The strange, twisted world of the Swedish tractor

Imagine, if you will, you’re between 15 and 17 and you live in rural Sweden. To set the scene, you’re in some place whose name incorporates an å, an ä and quite possibly an ö as well. It’s a village surrounded by dreary coniferous forest with long boring summer days and long, cold, boring winter nights. Nothing happens here and nothing has ever happened here since that day in 1876 when someone stole a dozen kanelbullar from Malin Andersson’s bakery and the evening when Göran Larsson, that bachelor farmer down the road, was caught by the Eriksson sisters taking the concept of animal husbandry unusually far. (He said in his defence that they were after all his cattle and the judge agreed)

You look forward then to when you can go to college and then maybe get a job in Stockholm or trendy Malmö. Until then, you want transport so you can get to the next village, cruise up and down all 500m of the main and only street and meet persons of the opposite sex that you’re not related to. You’re in Sweden and you can’t get a car licence until you’re 18. What to do? Well, you can drive a tractor at 15. The law therefore has to define a traktor (with a K because Sweden) and so it does.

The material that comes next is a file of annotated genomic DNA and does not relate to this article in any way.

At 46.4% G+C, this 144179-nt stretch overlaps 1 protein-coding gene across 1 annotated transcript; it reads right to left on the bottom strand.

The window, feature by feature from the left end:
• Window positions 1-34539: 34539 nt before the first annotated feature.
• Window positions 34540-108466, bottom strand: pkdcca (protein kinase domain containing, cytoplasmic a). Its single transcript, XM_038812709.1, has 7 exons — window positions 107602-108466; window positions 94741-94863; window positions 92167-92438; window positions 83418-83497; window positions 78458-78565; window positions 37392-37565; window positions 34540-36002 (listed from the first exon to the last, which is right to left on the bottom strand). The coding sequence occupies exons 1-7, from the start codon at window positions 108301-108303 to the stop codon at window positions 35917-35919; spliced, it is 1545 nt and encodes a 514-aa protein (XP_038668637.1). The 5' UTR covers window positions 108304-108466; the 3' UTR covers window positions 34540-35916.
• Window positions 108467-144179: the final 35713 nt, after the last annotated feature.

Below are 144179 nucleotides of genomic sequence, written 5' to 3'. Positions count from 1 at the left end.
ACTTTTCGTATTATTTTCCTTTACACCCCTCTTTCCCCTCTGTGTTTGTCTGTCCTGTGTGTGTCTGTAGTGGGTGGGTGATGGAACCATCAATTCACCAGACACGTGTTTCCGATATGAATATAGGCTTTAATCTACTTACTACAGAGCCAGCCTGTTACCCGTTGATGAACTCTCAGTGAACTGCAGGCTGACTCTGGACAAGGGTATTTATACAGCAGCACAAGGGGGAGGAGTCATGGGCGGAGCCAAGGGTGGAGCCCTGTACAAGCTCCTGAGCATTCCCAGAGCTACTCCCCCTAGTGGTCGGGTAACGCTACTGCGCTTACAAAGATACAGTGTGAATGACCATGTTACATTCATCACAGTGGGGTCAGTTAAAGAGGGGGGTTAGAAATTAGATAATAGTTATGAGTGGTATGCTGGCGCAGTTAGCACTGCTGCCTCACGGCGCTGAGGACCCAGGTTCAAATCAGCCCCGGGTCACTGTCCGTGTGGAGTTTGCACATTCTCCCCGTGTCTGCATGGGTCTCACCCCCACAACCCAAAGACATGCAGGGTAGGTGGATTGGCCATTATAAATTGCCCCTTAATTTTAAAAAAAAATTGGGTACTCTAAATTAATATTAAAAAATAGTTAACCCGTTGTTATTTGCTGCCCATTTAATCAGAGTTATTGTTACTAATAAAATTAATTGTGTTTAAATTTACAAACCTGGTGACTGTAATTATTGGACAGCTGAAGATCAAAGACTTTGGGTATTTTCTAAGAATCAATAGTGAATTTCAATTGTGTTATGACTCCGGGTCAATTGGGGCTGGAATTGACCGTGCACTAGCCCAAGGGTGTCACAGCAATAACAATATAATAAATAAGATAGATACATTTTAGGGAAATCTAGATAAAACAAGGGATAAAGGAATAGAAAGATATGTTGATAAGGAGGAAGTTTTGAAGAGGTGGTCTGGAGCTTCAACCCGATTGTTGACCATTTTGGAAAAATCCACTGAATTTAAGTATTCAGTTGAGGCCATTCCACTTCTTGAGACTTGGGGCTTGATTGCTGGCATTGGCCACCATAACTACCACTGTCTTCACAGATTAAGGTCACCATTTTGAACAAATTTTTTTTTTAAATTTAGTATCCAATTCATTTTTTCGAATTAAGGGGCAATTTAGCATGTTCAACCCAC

A traktor needs a warning triangle on the back, a tow hitch, no more than one row of seats, a cargo area at the back holding not more than 1.25 m3 and a maximum speed of 30 kmh.


So let’s see some traktorer so we can learn just what you can do within (kind of) the rules.

As originally defined a traktor almost had to be a Volvo Duett like this

Nowadays you have more scope.

You can have a Mk2 Escort:


Or you can go the Russian route with a Lada Niva:


Or you could throw caution to the winds with a Bangle BMW 520d:


Not to your taste? Want something a little different? Yes, you can go there too.

Share This Story

Get our newsletter